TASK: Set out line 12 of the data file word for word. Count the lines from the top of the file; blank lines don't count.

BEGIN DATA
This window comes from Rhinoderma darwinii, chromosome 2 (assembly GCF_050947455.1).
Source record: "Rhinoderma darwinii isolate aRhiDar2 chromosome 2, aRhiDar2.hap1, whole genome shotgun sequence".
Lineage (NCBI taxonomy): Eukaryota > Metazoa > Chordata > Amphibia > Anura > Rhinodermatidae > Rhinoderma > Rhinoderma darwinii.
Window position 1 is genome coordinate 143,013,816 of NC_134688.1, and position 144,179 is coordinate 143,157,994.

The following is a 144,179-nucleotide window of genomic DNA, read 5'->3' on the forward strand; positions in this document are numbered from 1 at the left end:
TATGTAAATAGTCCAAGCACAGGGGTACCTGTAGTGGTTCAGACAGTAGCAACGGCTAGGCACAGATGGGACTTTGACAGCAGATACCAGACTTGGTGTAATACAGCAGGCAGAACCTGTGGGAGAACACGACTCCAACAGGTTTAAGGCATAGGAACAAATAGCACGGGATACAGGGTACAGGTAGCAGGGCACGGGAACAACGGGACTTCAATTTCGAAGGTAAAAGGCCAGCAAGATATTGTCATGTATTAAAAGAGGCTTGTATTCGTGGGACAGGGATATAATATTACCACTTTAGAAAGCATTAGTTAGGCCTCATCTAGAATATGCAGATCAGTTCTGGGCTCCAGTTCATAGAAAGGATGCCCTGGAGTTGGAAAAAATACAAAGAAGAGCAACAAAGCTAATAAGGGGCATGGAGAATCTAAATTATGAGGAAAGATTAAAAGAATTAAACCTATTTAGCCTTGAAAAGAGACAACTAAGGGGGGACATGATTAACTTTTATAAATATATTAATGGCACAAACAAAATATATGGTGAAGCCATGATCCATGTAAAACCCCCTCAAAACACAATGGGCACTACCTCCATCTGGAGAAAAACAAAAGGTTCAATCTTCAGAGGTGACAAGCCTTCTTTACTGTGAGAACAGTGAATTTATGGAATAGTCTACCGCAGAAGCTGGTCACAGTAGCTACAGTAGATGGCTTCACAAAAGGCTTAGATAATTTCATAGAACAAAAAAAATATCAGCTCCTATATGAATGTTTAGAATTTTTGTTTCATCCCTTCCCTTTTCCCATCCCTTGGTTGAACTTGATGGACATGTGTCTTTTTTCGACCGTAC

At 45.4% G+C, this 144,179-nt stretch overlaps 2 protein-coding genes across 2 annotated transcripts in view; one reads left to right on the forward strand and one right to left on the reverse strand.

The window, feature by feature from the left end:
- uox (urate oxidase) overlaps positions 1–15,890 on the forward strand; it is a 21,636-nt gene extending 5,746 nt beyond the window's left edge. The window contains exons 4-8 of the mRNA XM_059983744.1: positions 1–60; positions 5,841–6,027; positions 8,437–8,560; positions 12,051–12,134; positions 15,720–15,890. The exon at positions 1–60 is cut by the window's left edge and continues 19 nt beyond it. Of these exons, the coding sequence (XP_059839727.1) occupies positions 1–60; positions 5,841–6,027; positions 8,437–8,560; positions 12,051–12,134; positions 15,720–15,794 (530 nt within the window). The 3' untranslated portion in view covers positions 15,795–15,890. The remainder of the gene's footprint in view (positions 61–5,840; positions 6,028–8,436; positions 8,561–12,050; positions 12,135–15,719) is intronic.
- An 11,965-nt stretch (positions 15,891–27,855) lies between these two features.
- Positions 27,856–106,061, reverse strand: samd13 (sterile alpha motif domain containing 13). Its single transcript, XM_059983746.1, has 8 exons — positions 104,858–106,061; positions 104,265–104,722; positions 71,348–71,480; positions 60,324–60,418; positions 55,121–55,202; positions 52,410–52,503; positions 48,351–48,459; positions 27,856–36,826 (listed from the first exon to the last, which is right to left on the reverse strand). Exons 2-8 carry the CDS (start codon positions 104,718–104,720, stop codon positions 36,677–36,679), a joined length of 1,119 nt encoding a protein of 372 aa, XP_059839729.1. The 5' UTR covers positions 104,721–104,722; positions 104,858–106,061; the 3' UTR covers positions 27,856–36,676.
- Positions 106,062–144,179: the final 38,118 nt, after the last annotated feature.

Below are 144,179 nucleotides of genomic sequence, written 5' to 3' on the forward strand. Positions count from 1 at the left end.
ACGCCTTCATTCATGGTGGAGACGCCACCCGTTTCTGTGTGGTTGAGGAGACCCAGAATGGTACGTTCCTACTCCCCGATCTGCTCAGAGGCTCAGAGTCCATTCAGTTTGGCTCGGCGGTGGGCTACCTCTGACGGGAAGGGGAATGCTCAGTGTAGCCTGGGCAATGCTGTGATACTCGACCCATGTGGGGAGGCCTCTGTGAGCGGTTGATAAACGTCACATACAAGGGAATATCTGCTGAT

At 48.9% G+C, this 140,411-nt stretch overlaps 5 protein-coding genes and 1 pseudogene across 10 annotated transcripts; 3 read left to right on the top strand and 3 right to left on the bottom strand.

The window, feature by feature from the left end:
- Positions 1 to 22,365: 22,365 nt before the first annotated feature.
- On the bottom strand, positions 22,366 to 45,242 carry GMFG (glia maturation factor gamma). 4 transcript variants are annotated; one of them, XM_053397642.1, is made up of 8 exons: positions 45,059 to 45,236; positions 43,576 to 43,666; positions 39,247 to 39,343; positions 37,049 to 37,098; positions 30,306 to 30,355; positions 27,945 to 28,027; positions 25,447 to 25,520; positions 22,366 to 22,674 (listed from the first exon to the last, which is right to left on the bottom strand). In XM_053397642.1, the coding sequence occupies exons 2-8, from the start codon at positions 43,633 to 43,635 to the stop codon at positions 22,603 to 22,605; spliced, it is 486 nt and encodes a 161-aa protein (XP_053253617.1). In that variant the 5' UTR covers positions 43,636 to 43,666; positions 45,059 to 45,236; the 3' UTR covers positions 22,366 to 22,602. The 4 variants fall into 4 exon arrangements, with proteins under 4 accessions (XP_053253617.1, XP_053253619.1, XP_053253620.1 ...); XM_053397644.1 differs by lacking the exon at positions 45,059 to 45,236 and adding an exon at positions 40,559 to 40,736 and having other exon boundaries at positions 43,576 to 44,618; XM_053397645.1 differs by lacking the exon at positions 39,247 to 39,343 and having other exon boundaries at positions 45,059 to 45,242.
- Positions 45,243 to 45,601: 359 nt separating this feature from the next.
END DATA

- Positions 106,062–144,179: the final 38,118 nt, after the last annotated feature.